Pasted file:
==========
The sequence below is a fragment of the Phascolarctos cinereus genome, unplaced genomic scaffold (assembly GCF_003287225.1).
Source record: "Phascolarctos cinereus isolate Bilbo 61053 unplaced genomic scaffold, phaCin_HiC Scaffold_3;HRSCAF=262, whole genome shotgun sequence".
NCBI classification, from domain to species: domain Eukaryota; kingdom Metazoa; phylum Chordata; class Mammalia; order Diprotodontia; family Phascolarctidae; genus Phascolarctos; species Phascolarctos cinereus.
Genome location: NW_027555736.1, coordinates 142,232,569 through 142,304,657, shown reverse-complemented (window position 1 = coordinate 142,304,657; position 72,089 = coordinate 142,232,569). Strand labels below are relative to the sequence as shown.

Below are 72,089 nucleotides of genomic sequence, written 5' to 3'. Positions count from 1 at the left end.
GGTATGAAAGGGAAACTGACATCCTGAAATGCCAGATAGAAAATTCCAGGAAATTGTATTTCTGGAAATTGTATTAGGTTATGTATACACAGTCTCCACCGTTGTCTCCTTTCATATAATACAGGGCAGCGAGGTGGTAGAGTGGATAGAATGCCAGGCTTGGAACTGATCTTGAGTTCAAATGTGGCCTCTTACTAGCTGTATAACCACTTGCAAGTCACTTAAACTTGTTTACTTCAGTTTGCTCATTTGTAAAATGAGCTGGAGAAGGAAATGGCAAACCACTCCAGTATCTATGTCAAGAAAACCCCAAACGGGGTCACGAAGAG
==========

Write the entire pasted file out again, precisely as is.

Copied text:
The sequence below is a fragment of the Phascolarctos cinereus genome, unplaced genomic scaffold (assembly GCF_003287225.1).
Source record: "Phascolarctos cinereus isolate Bilbo 61053 unplaced genomic scaffold, phaCin_HiC Scaffold_3;HRSCAF=262, whole genome shotgun sequence".
NCBI classification, from domain to species: domain Eukaryota; kingdom Metazoa; phylum Chordata; class Mammalia; order Diprotodontia; family Phascolarctidae; genus Phascolarctos; species Phascolarctos cinereus.
Genome location: NW_027555736.1, coordinates 142,232,569 through 142,304,657, shown reverse-complemented (window position 1 = coordinate 142,304,657; position 72,089 = coordinate 142,232,569). Strand labels below are relative to the sequence as shown.

Below are 72,089 nucleotides of genomic sequence, written 5' to 3'. Positions count from 1 at the left end.
GGTATGAAAGGGAAACTGACATCCTGAAATGCCAGATAGAAAATTCCAGGAAATTGTATTTCTGGAAATTGTATTAGGTTATGTATACACAGTCTCCACCGTTGTCTCCTTTCATATAATACAGGGCAGCGAGGTGGTAGAGTGGATAGAATGCCAGGCTTGGAACTGATCTTGAGTTCAAATGTGGCCTCTTACTAGCTGTATAACCACTTGCAAGTCACTTAAACTTGTTTACTTCAGTTTGCTCATTTGTAAAATGAGCTGGAGAAGGAAATGGCAAACCACTCCAGTATCTATGTCAAGAAAACCCCAAACGGGGTCACGAAGAG